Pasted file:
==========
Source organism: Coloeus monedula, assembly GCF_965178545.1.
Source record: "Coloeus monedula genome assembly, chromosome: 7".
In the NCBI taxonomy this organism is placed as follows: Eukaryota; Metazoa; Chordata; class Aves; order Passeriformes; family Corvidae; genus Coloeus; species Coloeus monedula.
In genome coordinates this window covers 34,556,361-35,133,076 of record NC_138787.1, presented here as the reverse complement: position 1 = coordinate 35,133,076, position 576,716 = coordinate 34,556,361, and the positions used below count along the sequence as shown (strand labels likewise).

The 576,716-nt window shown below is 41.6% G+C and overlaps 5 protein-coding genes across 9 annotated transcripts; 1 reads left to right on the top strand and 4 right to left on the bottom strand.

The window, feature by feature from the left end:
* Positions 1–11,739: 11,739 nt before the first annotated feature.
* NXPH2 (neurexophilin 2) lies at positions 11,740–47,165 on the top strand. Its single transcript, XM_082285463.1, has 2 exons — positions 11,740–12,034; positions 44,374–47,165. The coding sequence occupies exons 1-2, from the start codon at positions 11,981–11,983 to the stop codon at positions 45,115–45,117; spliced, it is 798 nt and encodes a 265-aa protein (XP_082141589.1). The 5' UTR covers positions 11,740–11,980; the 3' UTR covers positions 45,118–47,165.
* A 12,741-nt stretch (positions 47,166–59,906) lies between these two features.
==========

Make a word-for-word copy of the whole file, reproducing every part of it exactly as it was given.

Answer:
Source organism: Coloeus monedula, assembly GCF_965178545.1.
Source record: "Coloeus monedula genome assembly, chromosome: 7".
In the NCBI taxonomy this organism is placed as follows: Eukaryota; Metazoa; Chordata; class Aves; order Passeriformes; family Corvidae; genus Coloeus; species Coloeus monedula.
In genome coordinates this window covers 34,556,361-35,133,076 of record NC_138787.1, presented here as the reverse complement: position 1 = coordinate 35,133,076, position 576,716 = coordinate 34,556,361, and the positions used below count along the sequence as shown (strand labels likewise).

The 576,716-nt window shown below is 41.6% G+C and overlaps 5 protein-coding genes across 9 annotated transcripts; 1 reads left to right on the top strand and 4 right to left on the bottom strand.

The window, feature by feature from the left end:
* Positions 1–11,739: 11,739 nt before the first annotated feature.
* NXPH2 (neurexophilin 2) lies at positions 11,740–47,165 on the top strand. Its single transcript, XM_082285463.1, has 2 exons — positions 11,740–12,034; positions 44,374–47,165. The coding sequence occupies exons 1-2, from the start codon at positions 11,981–11,983 to the stop codon at positions 45,115–45,117; spliced, it is 798 nt and encodes a 265-aa protein (XP_082141589.1). The 5' UTR covers positions 11,740–11,980; the 3' UTR covers positions 45,118–47,165.
* A 12,741-nt stretch (positions 47,166–59,906) lies between these two features.